January 03, 2012
I guess this is as designed, but I'll ask anyway.

http://dlang.org/operatoroverloading.html#Cast says an expression is rewritten to opCast "whenever a bool result is expected".

This is true for
if(e) somethingElse
and e && somethingElse

, but not for other parts.
assert(cast(bool)e == true); // explicit cast works
assert(e == true); // Error: incompatible types for ((s) == (false)): 'S' and 'bool'

is(typeof(e) : bool); // false
January 03, 2012
On Tuesday, January 03, 2012 17:41:12 simendsjo wrote:
> I guess this is as designed, but I'll ask anyway.
> 
> http://dlang.org/operatoroverloading.html#Cast says an expression is rewritten to opCast "whenever a bool result is expected".
> 
> This is true for
> if(e) somethingElse
> and e && somethingElse
> 
> , but not for other parts.
> assert(cast(bool)e == true); // explicit cast works
> assert(e == true); // Error: incompatible types for ((s) == (false)):
> 'S' and 'bool'
> 
> is(typeof(e) : bool); // false

Yeah. It's the same for built-in types. Take arrays and pointers for example. They don't implicitly convert to bool, but when you use them in a condition, they implicitly convert to bool (true if they're non-null, false if they're null). If you want implicit conversion in general, then you need to use alias this.

- Jonathan M Davis
January 03, 2012
On 01/04/2012 12:31 AM, Jonathan M Davis wrote:
> On Tuesday, January 03, 2012 17:41:12 simendsjo wrote:
>> I guess this is as designed, but I'll ask anyway.
>>
>> http://dlang.org/operatoroverloading.html#Cast says an expression is
>> rewritten to opCast "whenever a bool result is expected".
>>
>> This is true for
>> if(e) somethingElse
>> and e&&  somethingElse
>>
>> , but not for other parts.
>> assert(cast(bool)e == true); // explicit cast works
>> assert(e == true); // Error: incompatible types for ((s) == (false)):
>> 'S' and 'bool'
>>
>> is(typeof(e) : bool); // false
>
> Yeah. It's the same for built-in types. Take arrays and pointers for example.
> They don't implicitly convert to bool, but when you use them in a condition,
> they implicitly convert to bool (true if they're non-null, false if they're
> null). If you want implicit conversion in general, then you need to use alias
> this.
>
> - Jonathan M Davis

The conversion is explicit. if(x) is rewritten to if(cast(bool)x) and e && somethingElse is rewritten to cast(bool)e && cast(bool)somethingElse.
January 03, 2012
On 01/03/2012 05:41 PM, simendsjo wrote:
> I guess this is as designed, but I'll ask anyway.
>
> http://dlang.org/operatoroverloading.html#Cast says an expression is
> rewritten to opCast "whenever a bool result is expected".
>
> This is true for
> if(e) somethingElse
> and e && somethingElse
>
> , but not for other parts.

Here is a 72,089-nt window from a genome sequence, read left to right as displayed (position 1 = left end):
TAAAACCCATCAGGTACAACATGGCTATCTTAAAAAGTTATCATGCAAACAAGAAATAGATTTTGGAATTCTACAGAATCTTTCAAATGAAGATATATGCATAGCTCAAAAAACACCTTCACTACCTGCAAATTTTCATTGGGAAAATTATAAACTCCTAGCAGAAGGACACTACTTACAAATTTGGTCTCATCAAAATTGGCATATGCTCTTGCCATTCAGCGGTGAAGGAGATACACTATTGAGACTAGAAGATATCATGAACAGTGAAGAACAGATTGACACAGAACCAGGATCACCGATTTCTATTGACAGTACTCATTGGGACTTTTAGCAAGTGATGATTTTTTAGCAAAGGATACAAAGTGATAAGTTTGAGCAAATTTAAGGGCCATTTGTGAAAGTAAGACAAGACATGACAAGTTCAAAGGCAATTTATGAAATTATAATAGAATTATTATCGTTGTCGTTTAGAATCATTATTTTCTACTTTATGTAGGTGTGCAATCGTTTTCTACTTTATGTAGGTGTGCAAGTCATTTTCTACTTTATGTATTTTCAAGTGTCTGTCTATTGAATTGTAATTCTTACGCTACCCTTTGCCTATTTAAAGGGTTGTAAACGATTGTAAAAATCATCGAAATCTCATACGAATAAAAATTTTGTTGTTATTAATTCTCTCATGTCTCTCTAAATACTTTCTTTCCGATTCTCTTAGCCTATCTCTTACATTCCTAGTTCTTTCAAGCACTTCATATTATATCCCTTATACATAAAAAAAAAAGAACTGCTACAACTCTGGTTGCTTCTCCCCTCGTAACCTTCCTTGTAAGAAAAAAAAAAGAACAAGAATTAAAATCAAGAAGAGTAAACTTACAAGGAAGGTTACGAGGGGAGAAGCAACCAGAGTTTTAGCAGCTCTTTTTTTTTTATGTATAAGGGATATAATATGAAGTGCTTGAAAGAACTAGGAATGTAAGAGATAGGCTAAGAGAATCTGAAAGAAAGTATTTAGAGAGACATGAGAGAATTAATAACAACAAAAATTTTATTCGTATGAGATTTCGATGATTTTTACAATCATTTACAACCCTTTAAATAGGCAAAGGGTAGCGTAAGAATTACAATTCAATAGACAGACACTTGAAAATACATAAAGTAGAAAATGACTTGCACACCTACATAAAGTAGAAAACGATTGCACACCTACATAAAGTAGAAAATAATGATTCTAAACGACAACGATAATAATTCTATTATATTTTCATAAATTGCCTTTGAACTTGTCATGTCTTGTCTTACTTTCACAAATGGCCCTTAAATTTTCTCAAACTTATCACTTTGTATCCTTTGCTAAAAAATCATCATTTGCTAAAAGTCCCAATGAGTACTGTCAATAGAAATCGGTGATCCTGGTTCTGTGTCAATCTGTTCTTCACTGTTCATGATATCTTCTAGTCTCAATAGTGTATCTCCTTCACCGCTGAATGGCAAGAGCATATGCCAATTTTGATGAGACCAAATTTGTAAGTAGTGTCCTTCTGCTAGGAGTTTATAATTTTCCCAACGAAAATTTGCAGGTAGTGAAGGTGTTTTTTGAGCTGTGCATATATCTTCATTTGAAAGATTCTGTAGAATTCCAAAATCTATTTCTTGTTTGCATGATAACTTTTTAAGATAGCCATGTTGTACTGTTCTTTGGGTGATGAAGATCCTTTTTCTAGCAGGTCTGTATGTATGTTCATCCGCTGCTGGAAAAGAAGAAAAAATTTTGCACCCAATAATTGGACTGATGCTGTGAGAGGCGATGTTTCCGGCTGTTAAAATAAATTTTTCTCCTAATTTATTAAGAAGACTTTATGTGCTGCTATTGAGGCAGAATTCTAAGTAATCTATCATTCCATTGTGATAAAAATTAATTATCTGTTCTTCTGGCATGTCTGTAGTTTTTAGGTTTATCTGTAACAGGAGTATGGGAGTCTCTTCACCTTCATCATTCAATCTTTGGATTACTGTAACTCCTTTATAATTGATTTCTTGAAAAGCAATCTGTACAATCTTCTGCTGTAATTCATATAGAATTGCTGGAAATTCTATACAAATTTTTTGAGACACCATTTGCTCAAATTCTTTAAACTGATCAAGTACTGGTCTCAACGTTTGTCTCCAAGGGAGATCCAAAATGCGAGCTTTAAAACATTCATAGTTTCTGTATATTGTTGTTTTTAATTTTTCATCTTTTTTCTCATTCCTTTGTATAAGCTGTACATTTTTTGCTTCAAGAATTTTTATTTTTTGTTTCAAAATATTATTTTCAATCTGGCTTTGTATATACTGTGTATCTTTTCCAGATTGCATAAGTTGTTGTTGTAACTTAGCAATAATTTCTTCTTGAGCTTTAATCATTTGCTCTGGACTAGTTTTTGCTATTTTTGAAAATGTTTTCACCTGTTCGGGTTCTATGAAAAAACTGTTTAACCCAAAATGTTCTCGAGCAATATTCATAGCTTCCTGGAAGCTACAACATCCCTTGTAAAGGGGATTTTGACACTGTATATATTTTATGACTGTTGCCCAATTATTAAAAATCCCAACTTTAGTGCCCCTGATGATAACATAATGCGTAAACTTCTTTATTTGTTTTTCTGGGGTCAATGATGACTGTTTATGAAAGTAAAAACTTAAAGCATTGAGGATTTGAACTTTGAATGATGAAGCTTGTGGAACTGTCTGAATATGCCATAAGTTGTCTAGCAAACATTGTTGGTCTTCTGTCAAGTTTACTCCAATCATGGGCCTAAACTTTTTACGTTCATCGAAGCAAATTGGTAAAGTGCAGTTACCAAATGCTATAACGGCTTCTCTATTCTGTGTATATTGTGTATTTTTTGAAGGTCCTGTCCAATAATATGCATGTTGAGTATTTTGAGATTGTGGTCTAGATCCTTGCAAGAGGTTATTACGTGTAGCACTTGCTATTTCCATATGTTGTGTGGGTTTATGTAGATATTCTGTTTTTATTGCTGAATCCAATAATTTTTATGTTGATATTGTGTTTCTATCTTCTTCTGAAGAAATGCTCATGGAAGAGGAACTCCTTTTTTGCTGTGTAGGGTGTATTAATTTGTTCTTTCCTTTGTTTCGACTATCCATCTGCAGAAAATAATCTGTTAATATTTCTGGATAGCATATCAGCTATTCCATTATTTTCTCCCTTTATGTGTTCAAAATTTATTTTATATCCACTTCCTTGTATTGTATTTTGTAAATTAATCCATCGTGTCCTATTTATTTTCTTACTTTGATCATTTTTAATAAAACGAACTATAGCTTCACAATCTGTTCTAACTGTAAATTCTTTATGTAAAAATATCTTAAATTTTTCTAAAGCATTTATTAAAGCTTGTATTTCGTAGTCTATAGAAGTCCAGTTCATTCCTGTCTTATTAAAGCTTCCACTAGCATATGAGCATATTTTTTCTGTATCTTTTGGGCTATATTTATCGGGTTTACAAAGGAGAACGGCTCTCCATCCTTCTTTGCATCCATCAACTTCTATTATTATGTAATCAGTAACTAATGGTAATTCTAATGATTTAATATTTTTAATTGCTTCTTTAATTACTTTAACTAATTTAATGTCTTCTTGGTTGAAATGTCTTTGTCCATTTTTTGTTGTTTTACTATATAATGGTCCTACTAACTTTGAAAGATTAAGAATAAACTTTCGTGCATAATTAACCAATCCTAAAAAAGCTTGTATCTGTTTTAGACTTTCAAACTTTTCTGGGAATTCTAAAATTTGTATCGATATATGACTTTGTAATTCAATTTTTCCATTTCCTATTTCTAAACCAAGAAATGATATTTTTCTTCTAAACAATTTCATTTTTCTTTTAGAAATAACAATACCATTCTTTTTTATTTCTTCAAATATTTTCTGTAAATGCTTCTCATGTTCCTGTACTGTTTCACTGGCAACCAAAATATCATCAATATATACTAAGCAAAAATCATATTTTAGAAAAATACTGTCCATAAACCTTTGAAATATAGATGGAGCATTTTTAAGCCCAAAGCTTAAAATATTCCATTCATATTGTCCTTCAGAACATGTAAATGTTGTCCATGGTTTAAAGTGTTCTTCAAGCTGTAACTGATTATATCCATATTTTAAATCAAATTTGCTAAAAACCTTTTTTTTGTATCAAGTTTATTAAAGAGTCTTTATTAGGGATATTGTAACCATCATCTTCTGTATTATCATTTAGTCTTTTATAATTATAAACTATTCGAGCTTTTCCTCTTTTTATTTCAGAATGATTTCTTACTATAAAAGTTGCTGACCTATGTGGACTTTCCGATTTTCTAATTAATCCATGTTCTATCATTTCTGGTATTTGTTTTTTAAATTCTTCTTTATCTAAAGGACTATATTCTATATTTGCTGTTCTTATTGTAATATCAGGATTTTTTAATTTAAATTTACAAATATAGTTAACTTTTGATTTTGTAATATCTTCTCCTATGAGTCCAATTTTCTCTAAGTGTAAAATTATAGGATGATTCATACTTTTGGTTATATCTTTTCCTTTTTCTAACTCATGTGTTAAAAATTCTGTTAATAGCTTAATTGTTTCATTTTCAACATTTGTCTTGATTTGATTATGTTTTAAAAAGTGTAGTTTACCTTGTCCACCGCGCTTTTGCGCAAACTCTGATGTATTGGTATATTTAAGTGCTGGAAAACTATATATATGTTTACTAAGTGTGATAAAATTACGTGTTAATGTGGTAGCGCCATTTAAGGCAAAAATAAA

> assert(cast(bool)e == true); // explicit cast works
> assert(e == true); // Error: incompatible types for ((s) == (false)):
> 'S' and 'bool'

There is no 'bool result expected': The relation of the two operands in == is symmetric. You could just as well say that the result of 'true' is expected to be of type typeof(e).


>
> is(typeof(e) : bool); // false

This tests whether or not typeof(e) implicitly converts to bool, which can be false even if an explicit cast would succeed.
January 03, 2012
On Wednesday, January 04, 2012 00:35:20 Timon Gehr wrote:
> On 01/04/2012 12:31 AM, Jonathan M Davis wrote:
> > On Tuesday, January 03, 2012 17:41:12 simendsjo wrote:
> >> I guess this is as designed, but I'll ask anyway.
> >> 
> >> http://dlang.org/operatoroverloading.html#Cast says an expression is rewritten to opCast "whenever a bool result is expected".
> >> 
> >> This is true for
> >> if(e) somethingElse
> >> and e&& somethingElse
> >> 
> >> , but not for other parts.
> >> assert(cast(bool)e == true); // explicit cast works
> >> assert(e == true); // Error: incompatible types for ((s) == (false)):
> >> 'S' and 'bool'
> >> 
> >> is(typeof(e) : bool); // false
> > 
> > Yeah. It's the same for built-in types. Take arrays and pointers for example. They don't implicitly convert to bool, but when you use them in a condition, they implicitly convert to bool (true if they're non-null, false if they're null). If you want implicit conversion in general, then you need to use alias this.
> > 
> > - Jonathan M Davis
> 
> The conversion is explicit. if(x) is rewritten to if(cast(bool)x) and e
> && somethingElse is rewritten to cast(bool)e && cast(bool)somethingElse.

It's implicit as far as the programmer is concerned. You do

if(x)

without caring that x isn't a bool. That rewrite just explains why it works implicitly in that case but not in general.

- Jonathan M Davis
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